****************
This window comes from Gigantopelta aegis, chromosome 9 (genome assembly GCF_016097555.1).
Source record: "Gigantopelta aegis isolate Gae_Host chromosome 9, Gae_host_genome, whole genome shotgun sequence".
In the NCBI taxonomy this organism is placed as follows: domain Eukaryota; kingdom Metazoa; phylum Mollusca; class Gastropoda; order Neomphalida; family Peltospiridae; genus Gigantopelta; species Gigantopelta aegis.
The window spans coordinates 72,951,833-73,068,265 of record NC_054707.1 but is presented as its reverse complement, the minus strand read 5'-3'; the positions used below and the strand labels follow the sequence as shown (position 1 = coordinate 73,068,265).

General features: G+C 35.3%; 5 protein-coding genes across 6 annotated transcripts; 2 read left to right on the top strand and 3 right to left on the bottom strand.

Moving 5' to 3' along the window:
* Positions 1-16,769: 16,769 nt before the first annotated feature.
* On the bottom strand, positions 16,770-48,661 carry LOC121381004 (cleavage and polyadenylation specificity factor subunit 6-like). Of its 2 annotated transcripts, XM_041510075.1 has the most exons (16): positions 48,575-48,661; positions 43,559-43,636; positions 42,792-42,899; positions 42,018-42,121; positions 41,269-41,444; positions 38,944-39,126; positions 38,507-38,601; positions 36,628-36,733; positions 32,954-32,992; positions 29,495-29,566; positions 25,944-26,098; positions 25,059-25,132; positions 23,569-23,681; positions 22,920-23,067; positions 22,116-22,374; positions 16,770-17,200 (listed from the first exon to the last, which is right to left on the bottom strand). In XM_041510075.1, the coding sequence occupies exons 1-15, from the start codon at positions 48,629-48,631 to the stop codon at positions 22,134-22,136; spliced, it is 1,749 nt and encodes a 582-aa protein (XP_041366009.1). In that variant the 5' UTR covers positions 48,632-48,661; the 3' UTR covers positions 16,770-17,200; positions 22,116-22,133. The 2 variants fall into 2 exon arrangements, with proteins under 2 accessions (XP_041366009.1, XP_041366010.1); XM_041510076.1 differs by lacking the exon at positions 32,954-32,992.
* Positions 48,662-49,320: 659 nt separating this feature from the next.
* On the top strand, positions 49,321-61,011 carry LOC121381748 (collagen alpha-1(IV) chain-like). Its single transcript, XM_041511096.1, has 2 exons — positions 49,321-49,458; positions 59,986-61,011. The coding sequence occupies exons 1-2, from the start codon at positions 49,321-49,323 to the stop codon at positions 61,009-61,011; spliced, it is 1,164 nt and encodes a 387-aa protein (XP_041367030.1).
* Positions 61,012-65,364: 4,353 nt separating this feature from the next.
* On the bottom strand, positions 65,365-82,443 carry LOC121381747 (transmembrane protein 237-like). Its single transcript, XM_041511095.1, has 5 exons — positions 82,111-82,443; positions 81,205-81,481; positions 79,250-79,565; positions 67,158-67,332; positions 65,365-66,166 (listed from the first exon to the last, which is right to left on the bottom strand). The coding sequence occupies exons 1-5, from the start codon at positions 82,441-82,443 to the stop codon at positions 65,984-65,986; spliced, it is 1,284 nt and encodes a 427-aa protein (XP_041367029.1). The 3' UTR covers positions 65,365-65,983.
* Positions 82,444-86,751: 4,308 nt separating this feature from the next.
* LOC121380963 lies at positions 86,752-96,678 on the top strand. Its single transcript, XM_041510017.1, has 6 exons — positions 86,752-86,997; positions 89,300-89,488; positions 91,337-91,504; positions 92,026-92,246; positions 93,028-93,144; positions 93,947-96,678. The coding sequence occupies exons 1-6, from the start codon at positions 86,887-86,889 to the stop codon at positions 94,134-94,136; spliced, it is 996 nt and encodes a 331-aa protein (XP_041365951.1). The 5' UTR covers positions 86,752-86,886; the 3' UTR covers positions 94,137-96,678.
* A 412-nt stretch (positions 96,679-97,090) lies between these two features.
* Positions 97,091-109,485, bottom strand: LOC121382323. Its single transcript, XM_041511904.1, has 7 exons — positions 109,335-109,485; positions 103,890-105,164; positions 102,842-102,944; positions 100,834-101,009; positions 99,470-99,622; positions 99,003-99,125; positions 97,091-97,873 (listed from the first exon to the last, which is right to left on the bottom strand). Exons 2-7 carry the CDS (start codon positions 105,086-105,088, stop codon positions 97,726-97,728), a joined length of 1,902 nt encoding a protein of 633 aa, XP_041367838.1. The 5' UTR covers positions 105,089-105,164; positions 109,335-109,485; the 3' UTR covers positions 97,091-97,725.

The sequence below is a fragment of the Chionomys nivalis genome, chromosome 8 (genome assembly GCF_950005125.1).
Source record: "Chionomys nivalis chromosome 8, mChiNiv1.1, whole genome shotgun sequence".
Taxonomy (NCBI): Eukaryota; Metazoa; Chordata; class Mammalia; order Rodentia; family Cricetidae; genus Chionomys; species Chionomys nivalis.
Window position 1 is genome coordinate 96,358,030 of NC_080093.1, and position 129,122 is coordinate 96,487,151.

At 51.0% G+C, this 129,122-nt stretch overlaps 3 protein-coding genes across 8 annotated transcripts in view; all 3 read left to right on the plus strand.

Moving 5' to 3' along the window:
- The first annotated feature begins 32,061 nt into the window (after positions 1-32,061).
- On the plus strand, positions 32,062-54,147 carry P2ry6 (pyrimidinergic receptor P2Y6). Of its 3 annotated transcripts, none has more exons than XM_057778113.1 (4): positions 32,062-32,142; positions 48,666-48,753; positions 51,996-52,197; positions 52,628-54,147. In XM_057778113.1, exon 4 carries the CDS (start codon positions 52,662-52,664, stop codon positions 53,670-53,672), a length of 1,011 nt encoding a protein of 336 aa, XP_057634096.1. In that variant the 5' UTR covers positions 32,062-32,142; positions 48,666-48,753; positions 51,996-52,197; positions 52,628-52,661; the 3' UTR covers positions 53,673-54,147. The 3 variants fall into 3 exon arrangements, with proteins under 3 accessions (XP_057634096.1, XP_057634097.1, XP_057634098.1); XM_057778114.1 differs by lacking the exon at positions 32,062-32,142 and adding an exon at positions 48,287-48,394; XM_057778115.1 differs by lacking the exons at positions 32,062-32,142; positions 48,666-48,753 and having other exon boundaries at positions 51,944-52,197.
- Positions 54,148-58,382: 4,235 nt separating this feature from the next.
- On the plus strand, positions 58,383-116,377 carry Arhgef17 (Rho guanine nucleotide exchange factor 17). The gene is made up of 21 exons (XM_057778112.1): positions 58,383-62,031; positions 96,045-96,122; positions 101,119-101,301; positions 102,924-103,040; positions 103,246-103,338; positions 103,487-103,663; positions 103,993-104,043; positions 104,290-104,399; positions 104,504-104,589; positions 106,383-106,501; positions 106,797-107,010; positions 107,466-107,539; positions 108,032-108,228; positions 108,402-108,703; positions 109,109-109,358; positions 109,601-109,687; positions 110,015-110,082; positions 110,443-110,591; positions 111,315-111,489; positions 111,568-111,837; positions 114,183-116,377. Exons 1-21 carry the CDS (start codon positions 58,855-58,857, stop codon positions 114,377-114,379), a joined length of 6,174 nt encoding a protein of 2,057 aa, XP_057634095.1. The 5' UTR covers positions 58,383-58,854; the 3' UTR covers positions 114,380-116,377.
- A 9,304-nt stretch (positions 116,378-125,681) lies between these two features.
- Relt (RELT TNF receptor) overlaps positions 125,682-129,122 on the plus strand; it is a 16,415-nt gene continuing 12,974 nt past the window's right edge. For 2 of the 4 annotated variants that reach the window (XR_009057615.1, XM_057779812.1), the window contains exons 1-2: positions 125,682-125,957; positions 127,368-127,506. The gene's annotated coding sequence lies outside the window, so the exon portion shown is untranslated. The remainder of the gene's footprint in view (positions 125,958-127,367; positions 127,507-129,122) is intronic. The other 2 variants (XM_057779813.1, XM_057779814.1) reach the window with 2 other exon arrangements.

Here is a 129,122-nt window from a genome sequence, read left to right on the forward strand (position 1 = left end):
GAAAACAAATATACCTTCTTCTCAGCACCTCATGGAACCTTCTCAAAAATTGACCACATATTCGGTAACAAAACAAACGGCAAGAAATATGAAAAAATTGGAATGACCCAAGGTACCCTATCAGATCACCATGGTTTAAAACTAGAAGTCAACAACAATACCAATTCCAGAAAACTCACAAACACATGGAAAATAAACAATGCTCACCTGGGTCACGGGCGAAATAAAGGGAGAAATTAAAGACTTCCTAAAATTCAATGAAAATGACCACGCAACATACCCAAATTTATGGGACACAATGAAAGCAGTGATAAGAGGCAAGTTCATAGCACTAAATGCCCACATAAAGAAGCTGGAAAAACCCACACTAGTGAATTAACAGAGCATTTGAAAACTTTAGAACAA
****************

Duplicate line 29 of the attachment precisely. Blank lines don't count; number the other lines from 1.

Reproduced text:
Here is a 129,122-nt window from a genome sequence, read left to right on the forward strand (position 1 = left end):